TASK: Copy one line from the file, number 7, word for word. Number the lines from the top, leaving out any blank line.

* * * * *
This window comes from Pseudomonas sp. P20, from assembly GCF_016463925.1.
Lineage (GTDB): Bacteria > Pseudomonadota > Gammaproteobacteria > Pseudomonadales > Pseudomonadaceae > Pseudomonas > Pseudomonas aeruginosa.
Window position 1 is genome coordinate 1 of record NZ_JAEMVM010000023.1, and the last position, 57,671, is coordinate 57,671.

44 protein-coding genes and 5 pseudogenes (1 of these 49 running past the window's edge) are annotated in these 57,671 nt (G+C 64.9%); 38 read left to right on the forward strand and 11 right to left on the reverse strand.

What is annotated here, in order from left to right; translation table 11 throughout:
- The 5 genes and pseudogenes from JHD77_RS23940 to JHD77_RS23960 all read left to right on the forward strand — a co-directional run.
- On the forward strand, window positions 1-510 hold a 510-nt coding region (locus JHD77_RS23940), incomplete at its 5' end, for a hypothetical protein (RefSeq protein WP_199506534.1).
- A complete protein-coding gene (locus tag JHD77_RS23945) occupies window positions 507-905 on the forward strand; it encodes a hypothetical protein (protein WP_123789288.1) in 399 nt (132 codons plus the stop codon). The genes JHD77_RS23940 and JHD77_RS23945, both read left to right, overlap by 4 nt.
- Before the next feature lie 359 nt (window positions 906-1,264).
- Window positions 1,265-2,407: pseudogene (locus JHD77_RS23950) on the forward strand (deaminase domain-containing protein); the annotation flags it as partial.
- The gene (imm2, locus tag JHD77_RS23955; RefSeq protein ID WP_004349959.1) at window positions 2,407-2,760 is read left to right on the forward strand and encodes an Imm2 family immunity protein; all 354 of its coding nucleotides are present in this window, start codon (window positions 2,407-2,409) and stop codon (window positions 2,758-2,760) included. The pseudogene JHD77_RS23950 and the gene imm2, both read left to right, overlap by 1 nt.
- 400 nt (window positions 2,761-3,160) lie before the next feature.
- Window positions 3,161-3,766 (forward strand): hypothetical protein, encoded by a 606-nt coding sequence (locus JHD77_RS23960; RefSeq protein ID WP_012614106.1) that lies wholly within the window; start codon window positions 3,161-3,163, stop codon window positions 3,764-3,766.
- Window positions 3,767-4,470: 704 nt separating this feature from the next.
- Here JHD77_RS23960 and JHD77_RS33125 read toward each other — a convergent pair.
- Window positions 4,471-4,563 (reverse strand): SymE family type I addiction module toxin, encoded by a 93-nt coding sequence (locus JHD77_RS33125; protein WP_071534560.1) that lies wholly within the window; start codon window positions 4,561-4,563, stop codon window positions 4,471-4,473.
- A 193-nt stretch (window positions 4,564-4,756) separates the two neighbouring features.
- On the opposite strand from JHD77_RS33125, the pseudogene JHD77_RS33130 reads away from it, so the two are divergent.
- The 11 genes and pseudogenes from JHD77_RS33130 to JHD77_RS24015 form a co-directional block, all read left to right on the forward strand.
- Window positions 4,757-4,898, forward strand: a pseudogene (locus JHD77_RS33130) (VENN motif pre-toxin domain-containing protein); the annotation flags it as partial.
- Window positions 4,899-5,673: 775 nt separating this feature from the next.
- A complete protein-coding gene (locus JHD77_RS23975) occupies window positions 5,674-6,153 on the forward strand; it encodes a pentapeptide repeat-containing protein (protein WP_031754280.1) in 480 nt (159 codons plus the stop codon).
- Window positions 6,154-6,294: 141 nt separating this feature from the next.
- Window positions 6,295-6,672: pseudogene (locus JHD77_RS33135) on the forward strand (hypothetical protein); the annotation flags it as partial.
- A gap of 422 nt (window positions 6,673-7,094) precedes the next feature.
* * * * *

- On the forward strand, window positions 1-510 hold a 510-nt coding region (locus JHD77_RS23940), incomplete at its 5' end, for a hypothetical protein (RefSeq protein WP_199506534.1).